“We have learned that numbers and metrics are important even in, say, cancer care. Traditionally, bone marrow transplant centres have one or two rooms, while ours have 18,” he says. “We have created perhaps what is the world’s largest bone marrow transplant centre. Because that is the only way we can reduce the cost of the procedure from Rs 20 lakh to Rs 6 lakh.”
While such process improvements continue help reduce costs for Narayana Health, Dr Shetty says the next big thing in health care is not going to be a magic pill or a faster scanner or a newer operation. Instead it will be innovations in processes through the use of software. Unlike the clunky, custom-built software of the past, the future will be mobile and easy to use. “The impact will be a 50 percent reduction in mortality. Did you know that one in 200 patients who spends a night in US hospitals dies due to medical error and not negligence?” says Dr Shetty.
Together with Cognizant Technologies, Narayana Health has started an ambitious health care software initiative called iCare which will equip all its hospitals and doctors with iPads, with real-time patient information.
“Today’s software is for hospital management, not patient management. They were originally developed for accounting, billing, insurance claims and inventory management,” says Dr Shetty. The new software is designed to be both patient- and doctor-friendly. Because doctors hate typing, the software can be operated entirely through touch gestures. Currently undergoing trials in Bangalore, the iPads are designed to be placed at each patient’s bedside and will be wirelessly connected to a central server.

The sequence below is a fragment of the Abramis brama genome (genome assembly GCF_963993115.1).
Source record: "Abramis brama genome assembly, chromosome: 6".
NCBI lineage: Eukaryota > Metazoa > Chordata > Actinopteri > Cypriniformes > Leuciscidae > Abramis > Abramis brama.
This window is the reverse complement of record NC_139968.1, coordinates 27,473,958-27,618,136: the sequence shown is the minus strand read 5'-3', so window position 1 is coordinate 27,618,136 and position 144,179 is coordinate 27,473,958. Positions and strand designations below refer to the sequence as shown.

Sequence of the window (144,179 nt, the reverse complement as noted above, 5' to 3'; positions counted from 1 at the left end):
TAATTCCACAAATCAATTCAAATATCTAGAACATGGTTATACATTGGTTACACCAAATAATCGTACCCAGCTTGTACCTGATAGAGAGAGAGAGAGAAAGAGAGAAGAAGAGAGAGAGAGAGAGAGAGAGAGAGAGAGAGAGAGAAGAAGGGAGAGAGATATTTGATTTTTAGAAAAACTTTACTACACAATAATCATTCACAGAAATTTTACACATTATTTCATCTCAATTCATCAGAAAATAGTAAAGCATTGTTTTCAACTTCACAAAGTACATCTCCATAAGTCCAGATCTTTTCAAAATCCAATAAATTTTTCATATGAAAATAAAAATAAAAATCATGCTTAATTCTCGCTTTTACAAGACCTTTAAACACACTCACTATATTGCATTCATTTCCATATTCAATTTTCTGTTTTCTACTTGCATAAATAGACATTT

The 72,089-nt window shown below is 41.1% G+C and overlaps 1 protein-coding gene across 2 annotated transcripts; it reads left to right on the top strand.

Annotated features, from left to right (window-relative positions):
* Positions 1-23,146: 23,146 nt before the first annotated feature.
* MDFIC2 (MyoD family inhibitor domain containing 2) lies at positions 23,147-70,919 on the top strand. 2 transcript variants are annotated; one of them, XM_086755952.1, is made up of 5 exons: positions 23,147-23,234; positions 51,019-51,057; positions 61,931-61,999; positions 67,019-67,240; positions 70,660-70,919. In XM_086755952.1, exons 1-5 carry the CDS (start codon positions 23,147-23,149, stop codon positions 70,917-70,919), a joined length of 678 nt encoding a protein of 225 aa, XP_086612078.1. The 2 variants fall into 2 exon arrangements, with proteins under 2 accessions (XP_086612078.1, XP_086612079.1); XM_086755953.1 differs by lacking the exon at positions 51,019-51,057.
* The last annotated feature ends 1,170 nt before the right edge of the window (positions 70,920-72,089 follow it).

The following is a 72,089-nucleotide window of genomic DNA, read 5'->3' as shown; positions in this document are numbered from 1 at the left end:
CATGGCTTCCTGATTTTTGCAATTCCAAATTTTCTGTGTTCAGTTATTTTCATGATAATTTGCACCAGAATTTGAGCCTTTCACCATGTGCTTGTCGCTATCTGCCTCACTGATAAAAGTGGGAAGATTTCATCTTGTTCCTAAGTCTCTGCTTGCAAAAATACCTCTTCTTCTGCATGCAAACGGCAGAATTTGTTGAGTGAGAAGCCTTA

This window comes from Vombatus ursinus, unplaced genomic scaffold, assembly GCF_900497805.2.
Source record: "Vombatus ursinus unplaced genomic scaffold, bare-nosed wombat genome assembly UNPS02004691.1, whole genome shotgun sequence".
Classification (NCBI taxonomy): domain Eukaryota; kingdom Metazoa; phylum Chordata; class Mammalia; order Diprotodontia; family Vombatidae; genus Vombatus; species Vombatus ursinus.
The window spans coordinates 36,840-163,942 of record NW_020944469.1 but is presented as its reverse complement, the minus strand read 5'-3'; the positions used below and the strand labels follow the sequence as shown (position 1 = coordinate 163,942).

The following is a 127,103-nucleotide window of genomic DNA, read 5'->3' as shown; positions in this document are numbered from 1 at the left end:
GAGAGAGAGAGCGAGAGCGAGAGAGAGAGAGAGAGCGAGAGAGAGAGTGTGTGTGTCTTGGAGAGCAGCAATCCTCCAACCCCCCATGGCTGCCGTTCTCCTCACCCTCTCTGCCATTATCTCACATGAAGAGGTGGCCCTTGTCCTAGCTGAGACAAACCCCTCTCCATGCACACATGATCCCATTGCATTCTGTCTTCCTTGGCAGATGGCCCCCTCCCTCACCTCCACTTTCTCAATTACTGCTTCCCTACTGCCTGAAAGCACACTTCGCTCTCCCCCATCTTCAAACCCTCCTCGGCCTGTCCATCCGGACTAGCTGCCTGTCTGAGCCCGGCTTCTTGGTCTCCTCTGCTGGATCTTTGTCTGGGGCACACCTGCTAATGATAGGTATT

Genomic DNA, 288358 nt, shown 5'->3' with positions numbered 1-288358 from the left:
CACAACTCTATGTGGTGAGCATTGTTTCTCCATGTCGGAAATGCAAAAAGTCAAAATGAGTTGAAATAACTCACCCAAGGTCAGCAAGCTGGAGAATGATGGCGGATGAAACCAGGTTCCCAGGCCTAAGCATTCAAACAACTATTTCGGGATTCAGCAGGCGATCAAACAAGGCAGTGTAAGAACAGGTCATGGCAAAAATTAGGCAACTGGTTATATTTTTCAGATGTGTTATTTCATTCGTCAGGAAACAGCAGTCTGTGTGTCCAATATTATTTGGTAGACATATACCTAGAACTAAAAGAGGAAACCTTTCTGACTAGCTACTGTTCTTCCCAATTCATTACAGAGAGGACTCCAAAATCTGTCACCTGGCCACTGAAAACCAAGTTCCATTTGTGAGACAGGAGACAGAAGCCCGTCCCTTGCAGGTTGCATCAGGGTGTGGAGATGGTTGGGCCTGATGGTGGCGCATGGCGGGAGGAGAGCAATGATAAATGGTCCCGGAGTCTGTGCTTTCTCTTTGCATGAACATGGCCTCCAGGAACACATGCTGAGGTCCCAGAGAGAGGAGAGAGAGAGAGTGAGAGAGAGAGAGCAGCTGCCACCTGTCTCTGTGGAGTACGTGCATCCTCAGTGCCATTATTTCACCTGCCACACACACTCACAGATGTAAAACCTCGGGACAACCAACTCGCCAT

“If, for instance, a patient’s oxygen saturation goes from 100 to 50 percent, the nurse will first enter it in the chart and then call the intensivist. That will take 10 minutes as she looks up his number, places the call, waits for it to be picked up, etc,” says Dr Shetty. “Meanwhile her eyes are off the monitor. In the new system, the iPad will automatically send an SMS to the doctor.”
Coming Up: Challenges Galore
The only threat to this industry is the potential of changes to the regulatory environment, says Dr Shetty. “Due to the risk from big medical negligence awards, in a couple of years there may no longer be any 50-70 bed nursing homes in tier-2 or tier-3 cities,” he says. “Around 800-odd Christian missionary-run facilities in the tribal North-East will all close down because they cannot conform to the new Clinical Establishment Act which mandates a Blood Bank Officer for anyone who runs a blood bank.”
He points out that he is not against doctors being punished for negligence but, he says, you cannot create a first-world regulatory structure with third world infrastructure. “Do we have enough trained manpower to assist doctors? We are short of two million nurses. In another two years, there won’t be any nurses because regulations don’t allow career progressions to them. Admissions have already fallen by 50 percent. India is the only country where a nurse with 20 years of experience in critical care cannot legally prescribe even Paracetamol,” says Dr Shetty. “Instead we have 200,000 to 300,000 doctors attending coaching classes for two to five years to attempt for a few thousand post-graduate seats. The US has 19,000 under-graduate seats and 35,000 post-graduate ones, while we have 45,000 and 12,000 instead.”
For large-scale medical care for the masses, he says, micro-insurance is still the answer. “We started Yeshasvani [a self-funded micro-insurance scheme developed by the Narayana Hrudayala Foundation with the Government of Karnataka for over 17 lakh farmers] over 10 years ago. Till date, 500,000 farmers have had surgeries and 50,000 have had heart surgeries under that scheme,” Dr Shetty says. “It is funded by 850,000 mobile subscribers who pay Rs 20 a month for their policy. Tax payer money could have funded health care 30 to 40 years ago, but today people retire at 60 and die at 95. Micro-insurance will be the future.”
(This story appears in the 13 December, 2013 issue of Forbes India. To visit our Archives, click here.)